Wow, I can’t believe that I’ve actually been in the Netherlands for five years! After finishing my childcare studies, I wanted to do a bit of traveling so, my adventure in the Netherlands actually began in The Hague where I spent a year as an Au Pair. That year, my favourite bike adventure was to cycle to the beach during summer. It was so surreal to spot all the families with the kids stacked on their bikes. Learning to balance with kids on the bike was a big step for me, it was at that point that I felt integrated. After a year back at home, I hopped on a plane because Amsterdam was calling! Luckily, I found a job quickly in a quaint tearoom called Greenwoods. Then and there that I knew that I’d stick around for a little longer than expected!
In your opinion, what makes Amsterdam so special for cycling?
The fact that you can cycle everywhere here is incredible and in my opinion, extremely luxurious! Coming from ‘the gateway to the Highlands’ in Scotland, my memories of cycling at home include beautiful scenery but, boy, oh boy, is it hilly! Those big, rolling hills makes cycling tricky.Holland is flat which is the obvious factor for easy cycling but Amsterdam is something else…
The historic scenery and canals really make it so special for me. Cycling everyday along the Keizersgracht on my way to work is so stunning that sometimes, I have to pinch myself! That’s why cycling in this city is so amazing!
Tell us more about your experience cycling in Amsterdam. Do you remember your first day(s) cycling here?
Oh yes, I can remember my first day cycling in Amsterdam as clear as mud (excuse the pun)… because I landed in it! Yes, that’s right. My first bicycle journey included me getting trapped in the tram tracks and face planting into the ground, on a cold winters day none the less.
Yikes! I think we’ve all been there at some point. Do you have any advice for newbies? My piece of advice to all new cyclists in Amsterdam: Watch those tram tracks! Once that lesson is learned, it becomes pretty straight forward. Also, get yourself a beautiful, big bell (which I don’t have at the moment, oops) to help avoid becoming passive aggressive at other cyclists. Last but not least, learn how to fix your chain. It’s the most important skill in my book because there is nothing worse than racing to work when you’re already late and then the chain flies off! Everything else can either be fixed by professionals at one the hundreds of bike stores everywhere.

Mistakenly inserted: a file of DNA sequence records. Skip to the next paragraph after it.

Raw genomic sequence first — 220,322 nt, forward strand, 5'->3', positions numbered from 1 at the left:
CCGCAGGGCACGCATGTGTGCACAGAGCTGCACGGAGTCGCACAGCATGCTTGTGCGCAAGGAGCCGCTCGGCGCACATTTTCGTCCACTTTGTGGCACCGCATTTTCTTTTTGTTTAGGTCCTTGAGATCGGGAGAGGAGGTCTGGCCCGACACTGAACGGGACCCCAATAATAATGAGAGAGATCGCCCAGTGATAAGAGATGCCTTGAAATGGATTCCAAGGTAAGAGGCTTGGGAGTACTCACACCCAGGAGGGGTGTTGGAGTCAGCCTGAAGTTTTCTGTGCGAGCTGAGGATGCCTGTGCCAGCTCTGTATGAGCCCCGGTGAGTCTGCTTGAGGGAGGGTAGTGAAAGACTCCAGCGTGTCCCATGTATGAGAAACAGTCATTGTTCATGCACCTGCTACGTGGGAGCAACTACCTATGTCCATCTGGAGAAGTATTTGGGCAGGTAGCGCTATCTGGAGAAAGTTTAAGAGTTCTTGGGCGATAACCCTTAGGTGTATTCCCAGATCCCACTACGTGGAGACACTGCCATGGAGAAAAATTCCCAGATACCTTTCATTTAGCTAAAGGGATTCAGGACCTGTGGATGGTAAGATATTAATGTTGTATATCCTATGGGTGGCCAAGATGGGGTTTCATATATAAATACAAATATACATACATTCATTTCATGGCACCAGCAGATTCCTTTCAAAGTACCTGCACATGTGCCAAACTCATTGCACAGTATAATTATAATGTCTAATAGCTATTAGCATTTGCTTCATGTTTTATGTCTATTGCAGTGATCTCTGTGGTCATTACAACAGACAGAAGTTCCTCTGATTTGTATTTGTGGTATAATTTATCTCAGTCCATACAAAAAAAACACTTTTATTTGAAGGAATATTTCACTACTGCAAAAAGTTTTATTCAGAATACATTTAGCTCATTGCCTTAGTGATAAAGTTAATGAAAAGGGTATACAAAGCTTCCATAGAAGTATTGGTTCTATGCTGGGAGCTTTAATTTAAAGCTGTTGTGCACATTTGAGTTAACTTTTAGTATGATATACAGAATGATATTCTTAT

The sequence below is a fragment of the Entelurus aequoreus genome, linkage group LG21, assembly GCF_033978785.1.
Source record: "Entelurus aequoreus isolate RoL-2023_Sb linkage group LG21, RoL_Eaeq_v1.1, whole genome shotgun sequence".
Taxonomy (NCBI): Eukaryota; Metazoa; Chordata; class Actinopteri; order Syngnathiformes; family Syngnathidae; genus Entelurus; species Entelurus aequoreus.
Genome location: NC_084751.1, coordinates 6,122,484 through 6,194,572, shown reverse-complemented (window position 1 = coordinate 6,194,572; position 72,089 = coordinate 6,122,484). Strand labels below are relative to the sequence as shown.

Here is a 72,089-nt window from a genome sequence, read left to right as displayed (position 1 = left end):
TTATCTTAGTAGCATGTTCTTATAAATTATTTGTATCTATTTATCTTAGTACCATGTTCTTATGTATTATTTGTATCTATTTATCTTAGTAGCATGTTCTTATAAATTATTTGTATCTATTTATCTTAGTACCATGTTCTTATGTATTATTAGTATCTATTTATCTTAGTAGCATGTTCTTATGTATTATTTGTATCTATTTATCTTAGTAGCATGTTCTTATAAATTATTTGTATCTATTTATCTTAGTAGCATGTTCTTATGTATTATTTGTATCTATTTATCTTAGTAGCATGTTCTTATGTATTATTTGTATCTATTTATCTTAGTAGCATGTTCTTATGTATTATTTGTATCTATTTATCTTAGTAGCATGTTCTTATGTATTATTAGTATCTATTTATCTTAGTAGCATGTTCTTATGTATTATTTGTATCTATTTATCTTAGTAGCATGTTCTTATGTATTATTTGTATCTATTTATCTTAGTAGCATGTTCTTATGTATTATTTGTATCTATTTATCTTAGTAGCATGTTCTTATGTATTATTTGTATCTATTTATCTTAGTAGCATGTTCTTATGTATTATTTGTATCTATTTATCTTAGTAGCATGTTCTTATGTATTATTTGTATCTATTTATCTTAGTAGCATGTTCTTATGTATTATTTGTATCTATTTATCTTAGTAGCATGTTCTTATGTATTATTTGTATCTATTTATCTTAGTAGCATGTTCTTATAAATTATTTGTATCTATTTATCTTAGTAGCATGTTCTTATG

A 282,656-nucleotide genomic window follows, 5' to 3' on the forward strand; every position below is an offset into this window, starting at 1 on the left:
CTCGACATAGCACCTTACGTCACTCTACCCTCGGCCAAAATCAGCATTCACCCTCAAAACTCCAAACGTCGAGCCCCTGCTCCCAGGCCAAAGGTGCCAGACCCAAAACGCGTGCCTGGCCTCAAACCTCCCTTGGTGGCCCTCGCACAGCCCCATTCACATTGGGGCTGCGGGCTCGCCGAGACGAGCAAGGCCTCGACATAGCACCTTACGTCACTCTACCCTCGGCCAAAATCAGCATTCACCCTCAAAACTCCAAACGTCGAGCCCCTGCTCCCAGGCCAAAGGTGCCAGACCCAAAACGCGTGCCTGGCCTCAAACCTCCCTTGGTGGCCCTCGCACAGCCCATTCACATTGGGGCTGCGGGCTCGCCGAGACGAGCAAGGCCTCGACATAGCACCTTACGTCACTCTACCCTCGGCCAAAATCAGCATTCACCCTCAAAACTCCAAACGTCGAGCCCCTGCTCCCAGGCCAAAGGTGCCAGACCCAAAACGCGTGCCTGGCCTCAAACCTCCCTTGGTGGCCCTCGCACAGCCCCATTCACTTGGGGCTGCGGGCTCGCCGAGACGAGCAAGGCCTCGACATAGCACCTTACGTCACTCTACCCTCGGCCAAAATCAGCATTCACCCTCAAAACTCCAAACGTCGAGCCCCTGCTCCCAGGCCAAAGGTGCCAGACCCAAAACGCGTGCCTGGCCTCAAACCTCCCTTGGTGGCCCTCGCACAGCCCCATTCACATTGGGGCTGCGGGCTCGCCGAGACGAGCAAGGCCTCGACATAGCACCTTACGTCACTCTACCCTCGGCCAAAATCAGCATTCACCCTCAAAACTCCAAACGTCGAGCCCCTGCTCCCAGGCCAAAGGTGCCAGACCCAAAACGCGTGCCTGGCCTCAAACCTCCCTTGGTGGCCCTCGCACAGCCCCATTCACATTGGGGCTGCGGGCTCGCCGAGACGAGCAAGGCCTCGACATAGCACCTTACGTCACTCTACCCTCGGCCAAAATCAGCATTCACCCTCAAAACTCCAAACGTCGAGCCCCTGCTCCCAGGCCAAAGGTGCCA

How to you stay stylish – on a bike – during the cold winter months?
One of the greatest things about Amsterdam cyclists is that everybody remains extremely stylish, even while biking. You’ll even see girls wearing ball gowns and five-inch stiletto heels while cycling. Every girl in town knows how to survive with the hair band trick to gathering her dress, and avoid that pesky dress-stuck-in-the-chain problem. Actually, that happened to me once. I was wearing my friend’s lovely chiffon dress and it got stuck to the bike until, eventually, I had to cut my way free. That’s a night I will never forget!
My style is all about clothes, I’m not much of an accessories girl but scarves are crucial for wintertime. The scarf I’m wearing here is one of my favourite winter accessories! A good friend brought it to me from scarf from South Africa. It’s real Mohair and so cosy. I wear a lot of red and I’m never seen without my lipstick so, the colours of the scarf are very me.
As for clogs, the Dutch have done it right! I love my clogs and they are so practical that I can wear them during summer and winter. This red skirt is another favourite of mine, I love how it shimmers when I move or bike.
I like to think that I have my own style. I follow fashion closely and take different trends here and there and tend to recreate it in my own way. I’m a bargain hunter and a very quick shopper. I love digging through vintage stores and the IJ Hallen flea market too.
Your backpack is adorable! Where’s it from?
My backpack is my absolute favourite thing in the whole world! I was able to choose the fabric outside and inside, it’s wonderfully handy to use when cycling. This backpack was designed for me by my incredibly talented friend Olga who is a designer and seamstress who now lives in Australia.